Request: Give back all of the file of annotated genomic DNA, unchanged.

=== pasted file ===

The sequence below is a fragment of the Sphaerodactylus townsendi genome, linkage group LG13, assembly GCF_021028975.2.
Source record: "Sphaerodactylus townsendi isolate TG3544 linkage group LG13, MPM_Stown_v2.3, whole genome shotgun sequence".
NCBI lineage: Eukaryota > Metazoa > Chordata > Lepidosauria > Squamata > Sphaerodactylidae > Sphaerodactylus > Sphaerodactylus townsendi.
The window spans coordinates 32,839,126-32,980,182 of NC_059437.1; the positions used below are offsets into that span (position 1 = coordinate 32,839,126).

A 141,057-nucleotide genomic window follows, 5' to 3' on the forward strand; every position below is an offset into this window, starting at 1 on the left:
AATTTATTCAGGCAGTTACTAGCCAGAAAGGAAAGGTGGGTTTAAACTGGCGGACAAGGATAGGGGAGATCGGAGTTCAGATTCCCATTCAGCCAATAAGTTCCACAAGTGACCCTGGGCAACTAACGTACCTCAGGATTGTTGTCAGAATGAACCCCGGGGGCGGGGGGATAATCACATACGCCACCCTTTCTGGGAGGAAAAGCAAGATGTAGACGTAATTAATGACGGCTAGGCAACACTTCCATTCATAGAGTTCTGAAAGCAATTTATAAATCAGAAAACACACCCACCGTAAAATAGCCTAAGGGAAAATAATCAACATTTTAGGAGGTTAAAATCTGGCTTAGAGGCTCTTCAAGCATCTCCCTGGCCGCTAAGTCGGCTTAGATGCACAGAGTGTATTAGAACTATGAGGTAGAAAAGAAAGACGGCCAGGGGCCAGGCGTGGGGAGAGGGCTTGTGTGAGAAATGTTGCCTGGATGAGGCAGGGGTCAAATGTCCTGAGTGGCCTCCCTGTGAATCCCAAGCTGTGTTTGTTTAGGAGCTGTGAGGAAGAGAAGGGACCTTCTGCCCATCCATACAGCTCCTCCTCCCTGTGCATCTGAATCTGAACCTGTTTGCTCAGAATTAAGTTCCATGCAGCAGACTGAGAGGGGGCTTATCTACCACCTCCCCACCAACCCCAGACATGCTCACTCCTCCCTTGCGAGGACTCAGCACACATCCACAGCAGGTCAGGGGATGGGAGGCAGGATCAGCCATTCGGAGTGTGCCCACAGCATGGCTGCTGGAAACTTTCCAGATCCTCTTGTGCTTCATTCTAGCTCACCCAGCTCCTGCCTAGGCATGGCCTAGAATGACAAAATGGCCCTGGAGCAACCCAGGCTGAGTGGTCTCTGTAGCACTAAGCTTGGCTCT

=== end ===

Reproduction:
The sequence below is a fragment of the Sphaerodactylus townsendi genome, linkage group LG13, assembly GCF_021028975.2.
Source record: "Sphaerodactylus townsendi isolate TG3544 linkage group LG13, MPM_Stown_v2.3, whole genome shotgun sequence".
NCBI lineage: Eukaryota > Metazoa > Chordata > Lepidosauria > Squamata > Sphaerodactylidae > Sphaerodactylus > Sphaerodactylus townsendi.
The window spans coordinates 32,839,126-32,980,182 of NC_059437.1; the positions used below are offsets into that span (position 1 = coordinate 32,839,126).

A 141,057-nucleotide genomic window follows, 5' to 3' on the forward strand; every position below is an offset into this window, starting at 1 on the left:
AATTTATTCAGGCAGTTACTAGCCAGAAAGGAAAGGTGGGTTTAAACTGGCGGACAAGGATAGGGGAGATCGGAGTTCAGATTCCCATTCAGCCAATAAGTTCCACAAGTGACCCTGGGCAACTAACGTACCTCAGGATTGTTGTCAGAATGAACCCCGGGGGCGGGGGGATAATCACATACGCCACCCTTTCTGGGAGGAAAAGCAAGATGTAGACGTAATTAATGACGGCTAGGCAACACTTCCATTCATAGAGTTCTGAAAGCAATTTATAAATCAGAAAACACACCCACCGTAAAATAGCCTAAGGGAAAATAATCAACATTTTAGGAGGTTAAAATCTGGCTTAGAGGCTCTTCAAGCATCTCCCTGGCCGCTAAGTCGGCTTAGATGCACAGAGTGTATTAGAACTATGAGGTAGAAAAGAAAGACGGCCAGGGGCCAGGCGTGGGGAGAGGGCTTGTGTGAGAAATGTTGCCTGGATGAGGCAGGGGTCAAATGTCCTGAGTGGCCTCCCTGTGAATCCCAAGCTGTGTTTGTTTAGGAGCTGTGAGGAAGAGAAGGGACCTTCTGCCCATCCATACAGCTCCTCCTCCCTGTGCATCTGAATCTGAACCTGTTTGCTCAGAATTAAGTTCCATGCAGCAGACTGAGAGGGGGCTTATCTACCACCTCCCCACCAACCCCAGACATGCTCACTCCTCCCTTGCGAGGACTCAGCACACATCCACAGCAGGTCAGGGGATGGGAGGCAGGATCAGCCATTCGGAGTGTGCCCACAGCATGGCTGCTGGAAACTTTCCAGATCCTCTTGTGCTTCATTCTAGCTCACCCAGCTCCTGCCTAGGCATGGCCTAGAATGACAAAATGGCCCTGGAGCAACCCAGGCTGAGTGGTCTCTGTAGCACTAAGCTTGGCTCT